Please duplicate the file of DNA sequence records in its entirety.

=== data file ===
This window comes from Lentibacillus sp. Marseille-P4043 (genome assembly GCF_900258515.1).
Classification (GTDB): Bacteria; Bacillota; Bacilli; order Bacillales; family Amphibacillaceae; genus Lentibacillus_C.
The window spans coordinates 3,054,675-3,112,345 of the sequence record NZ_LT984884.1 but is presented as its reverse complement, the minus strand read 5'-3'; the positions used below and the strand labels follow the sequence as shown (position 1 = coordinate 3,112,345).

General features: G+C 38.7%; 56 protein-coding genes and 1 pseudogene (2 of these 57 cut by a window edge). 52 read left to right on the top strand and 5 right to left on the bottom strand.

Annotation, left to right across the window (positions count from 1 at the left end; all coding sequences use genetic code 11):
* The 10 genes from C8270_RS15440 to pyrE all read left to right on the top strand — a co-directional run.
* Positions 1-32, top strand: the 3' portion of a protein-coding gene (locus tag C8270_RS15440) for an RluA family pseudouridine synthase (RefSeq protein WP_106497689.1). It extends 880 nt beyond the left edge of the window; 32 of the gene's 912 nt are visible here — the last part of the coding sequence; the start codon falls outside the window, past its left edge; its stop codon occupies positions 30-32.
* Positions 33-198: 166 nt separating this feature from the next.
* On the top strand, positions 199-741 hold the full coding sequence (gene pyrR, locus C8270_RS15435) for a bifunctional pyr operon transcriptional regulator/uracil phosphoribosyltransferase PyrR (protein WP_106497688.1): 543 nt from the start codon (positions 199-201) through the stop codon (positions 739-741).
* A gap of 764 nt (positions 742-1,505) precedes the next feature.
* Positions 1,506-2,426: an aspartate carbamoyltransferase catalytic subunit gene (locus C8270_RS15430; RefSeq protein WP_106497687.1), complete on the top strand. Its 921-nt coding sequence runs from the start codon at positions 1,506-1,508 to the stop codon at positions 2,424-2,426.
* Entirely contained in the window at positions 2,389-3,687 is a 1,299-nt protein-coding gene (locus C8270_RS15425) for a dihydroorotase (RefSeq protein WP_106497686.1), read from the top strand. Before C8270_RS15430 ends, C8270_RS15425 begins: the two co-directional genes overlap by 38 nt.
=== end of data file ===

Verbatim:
This window comes from Lentibacillus sp. Marseille-P4043 (genome assembly GCF_900258515.1).
Classification (GTDB): Bacteria; Bacillota; Bacilli; order Bacillales; family Amphibacillaceae; genus Lentibacillus_C.
The window spans coordinates 3,054,675-3,112,345 of the sequence record NZ_LT984884.1 but is presented as its reverse complement, the minus strand read 5'-3'; the positions used below and the strand labels follow the sequence as shown (position 1 = coordinate 3,112,345).

General features: G+C 38.7%; 56 protein-coding genes and 1 pseudogene (2 of these 57 cut by a window edge). 52 read left to right on the top strand and 5 right to left on the bottom strand.

Annotation, left to right across the window (positions count from 1 at the left end; all coding sequences use genetic code 11):
* The 10 genes from C8270_RS15440 to pyrE all read left to right on the top strand — a co-directional run.
* Positions 1-32, top strand: the 3' portion of a protein-coding gene (locus tag C8270_RS15440) for an RluA family pseudouridine synthase (RefSeq protein WP_106497689.1). It extends 880 nt beyond the left edge of the window; 32 of the gene's 912 nt are visible here — the last part of the coding sequence; the start codon falls outside the window, past its left edge; its stop codon occupies positions 30-32.
* Positions 33-198: 166 nt separating this feature from the next.
* On the top strand, positions 199-741 hold the full coding sequence (gene pyrR, locus C8270_RS15435) for a bifunctional pyr operon transcriptional regulator/uracil phosphoribosyltransferase PyrR (protein WP_106497688.1): 543 nt from the start codon (positions 199-201) through the stop codon (positions 739-741).
* A gap of 764 nt (positions 742-1,505) precedes the next feature.
* Positions 1,506-2,426: an aspartate carbamoyltransferase catalytic subunit gene (locus C8270_RS15430; RefSeq protein WP_106497687.1), complete on the top strand. Its 921-nt coding sequence runs from the start codon at positions 1,506-1,508 to the stop codon at positions 2,424-2,426.
* Entirely contained in the window at positions 2,389-3,687 is a 1,299-nt protein-coding gene (locus C8270_RS15425) for a dihydroorotase (RefSeq protein WP_106497686.1), read from the top strand. Before C8270_RS15430 ends, C8270_RS15425 begins: the two co-directional genes overlap by 38 nt.